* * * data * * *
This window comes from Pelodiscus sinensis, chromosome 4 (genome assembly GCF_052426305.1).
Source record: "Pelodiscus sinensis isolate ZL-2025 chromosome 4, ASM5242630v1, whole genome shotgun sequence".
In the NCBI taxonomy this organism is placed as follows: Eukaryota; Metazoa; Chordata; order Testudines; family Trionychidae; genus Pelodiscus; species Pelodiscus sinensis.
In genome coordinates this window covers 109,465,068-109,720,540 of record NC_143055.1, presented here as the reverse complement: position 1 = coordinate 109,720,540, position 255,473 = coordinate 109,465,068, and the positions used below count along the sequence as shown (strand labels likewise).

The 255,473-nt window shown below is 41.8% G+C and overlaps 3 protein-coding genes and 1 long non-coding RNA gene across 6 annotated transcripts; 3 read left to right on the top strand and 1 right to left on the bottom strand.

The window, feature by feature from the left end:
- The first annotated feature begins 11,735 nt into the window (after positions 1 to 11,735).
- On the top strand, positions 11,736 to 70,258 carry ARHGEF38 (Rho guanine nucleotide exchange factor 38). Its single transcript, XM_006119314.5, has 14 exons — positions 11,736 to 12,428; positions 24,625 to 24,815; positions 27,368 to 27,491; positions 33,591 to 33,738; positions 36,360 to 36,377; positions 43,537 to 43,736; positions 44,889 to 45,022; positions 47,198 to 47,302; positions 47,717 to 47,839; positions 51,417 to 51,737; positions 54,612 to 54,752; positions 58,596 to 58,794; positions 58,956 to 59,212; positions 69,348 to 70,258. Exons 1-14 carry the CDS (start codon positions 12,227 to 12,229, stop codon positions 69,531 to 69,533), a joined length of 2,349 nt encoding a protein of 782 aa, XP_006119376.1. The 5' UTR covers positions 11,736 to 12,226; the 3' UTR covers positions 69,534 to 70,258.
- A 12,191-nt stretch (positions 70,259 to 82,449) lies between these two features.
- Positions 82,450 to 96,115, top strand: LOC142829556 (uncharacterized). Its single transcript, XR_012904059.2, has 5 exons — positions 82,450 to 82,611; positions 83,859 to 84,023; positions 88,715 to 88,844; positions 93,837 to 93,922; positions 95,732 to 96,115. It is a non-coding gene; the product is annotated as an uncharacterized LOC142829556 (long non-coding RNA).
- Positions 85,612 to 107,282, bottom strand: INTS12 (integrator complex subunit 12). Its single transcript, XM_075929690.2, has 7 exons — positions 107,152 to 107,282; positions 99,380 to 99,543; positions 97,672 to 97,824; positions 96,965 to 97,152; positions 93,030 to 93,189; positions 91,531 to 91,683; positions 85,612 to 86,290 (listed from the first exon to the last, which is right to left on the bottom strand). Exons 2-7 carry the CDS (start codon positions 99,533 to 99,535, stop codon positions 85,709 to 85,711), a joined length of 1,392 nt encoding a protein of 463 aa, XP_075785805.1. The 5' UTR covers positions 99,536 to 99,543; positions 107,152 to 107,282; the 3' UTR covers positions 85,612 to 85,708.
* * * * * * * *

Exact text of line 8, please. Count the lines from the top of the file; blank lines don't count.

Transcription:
- On the top strand, positions 11,736 to 70,258 carry ARHGEF38 (Rho guanine nucleotide exchange factor 38). Its single transcript, XM_006119314.5, has 14 exons — positions 11,736 to 12,428; positions 24,625 to 24,815; positions 27,368 to 27,491; positions 33,591 to 33,738; positions 36,360 to 36,377; positions 43,537 to 43,736; positions 44,889 to 45,022; positions 47,198 to 47,302; positions 47,717 to 47,839; positions 51,417 to 51,737; positions 54,612 to 54,752; positions 58,596 to 58,794; positions 58,956 to 59,212; positions 69,348 to 70,258. Exons 1-14 carry the CDS (start codon positions 12,227 to 12,229, stop codon positions 69,531 to 69,533), a joined length of 2,349 nt encoding a protein of 782 aa, XP_006119376.1. The 5' UTR covers positions 11,736 to 12,226; the 3' UTR covers positions 69,534 to 70,258.